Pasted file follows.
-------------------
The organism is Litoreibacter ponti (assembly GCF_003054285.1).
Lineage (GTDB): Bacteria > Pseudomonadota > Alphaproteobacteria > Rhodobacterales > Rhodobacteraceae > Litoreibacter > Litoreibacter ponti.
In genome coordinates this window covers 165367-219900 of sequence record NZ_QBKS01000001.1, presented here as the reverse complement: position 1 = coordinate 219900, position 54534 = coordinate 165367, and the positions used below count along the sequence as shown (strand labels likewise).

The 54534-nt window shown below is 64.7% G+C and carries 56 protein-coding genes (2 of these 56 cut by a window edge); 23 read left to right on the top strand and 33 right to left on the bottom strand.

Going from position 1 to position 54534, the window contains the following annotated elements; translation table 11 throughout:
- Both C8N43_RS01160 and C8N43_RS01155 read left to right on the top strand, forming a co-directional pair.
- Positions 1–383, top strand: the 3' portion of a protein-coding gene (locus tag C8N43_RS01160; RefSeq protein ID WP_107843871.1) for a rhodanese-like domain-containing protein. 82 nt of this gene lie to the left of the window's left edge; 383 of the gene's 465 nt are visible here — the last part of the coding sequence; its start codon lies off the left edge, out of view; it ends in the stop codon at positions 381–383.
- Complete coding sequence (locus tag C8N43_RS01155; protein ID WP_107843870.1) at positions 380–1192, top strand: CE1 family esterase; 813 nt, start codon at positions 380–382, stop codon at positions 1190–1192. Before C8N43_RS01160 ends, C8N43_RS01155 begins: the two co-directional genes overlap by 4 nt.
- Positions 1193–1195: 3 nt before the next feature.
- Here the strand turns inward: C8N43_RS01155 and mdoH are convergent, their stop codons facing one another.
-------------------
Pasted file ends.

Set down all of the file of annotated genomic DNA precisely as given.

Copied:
The organism is Litoreibacter ponti (assembly GCF_003054285.1).
Lineage (GTDB): Bacteria > Pseudomonadota > Alphaproteobacteria > Rhodobacterales > Rhodobacteraceae > Litoreibacter > Litoreibacter ponti.
In genome coordinates this window covers 165367-219900 of sequence record NZ_QBKS01000001.1, presented here as the reverse complement: position 1 = coordinate 219900, position 54534 = coordinate 165367, and the positions used below count along the sequence as shown (strand labels likewise).

The 54534-nt window shown below is 64.7% G+C and carries 56 protein-coding genes (2 of these 56 cut by a window edge); 23 read left to right on the top strand and 33 right to left on the bottom strand.

Going from position 1 to position 54534, the window contains the following annotated elements; translation table 11 throughout:
- Both C8N43_RS01160 and C8N43_RS01155 read left to right on the top strand, forming a co-directional pair.
- Positions 1–383, top strand: the 3' portion of a protein-coding gene (locus tag C8N43_RS01160; RefSeq protein ID WP_107843871.1) for a rhodanese-like domain-containing protein. 82 nt of this gene lie to the left of the window's left edge; 383 of the gene's 465 nt are visible here — the last part of the coding sequence; its start codon lies off the left edge, out of view; it ends in the stop codon at positions 381–383.
- Complete coding sequence (locus tag C8N43_RS01155; protein ID WP_107843870.1) at positions 380–1192, top strand: CE1 family esterase; 813 nt, start codon at positions 380–382, stop codon at positions 1190–1192. Before C8N43_RS01160 ends, C8N43_RS01155 begins: the two co-directional genes overlap by 4 nt.
- Positions 1193–1195: 3 nt before the next feature.
- Here the strand turns inward: C8N43_RS01155 and mdoH are convergent, their stop codons facing one another.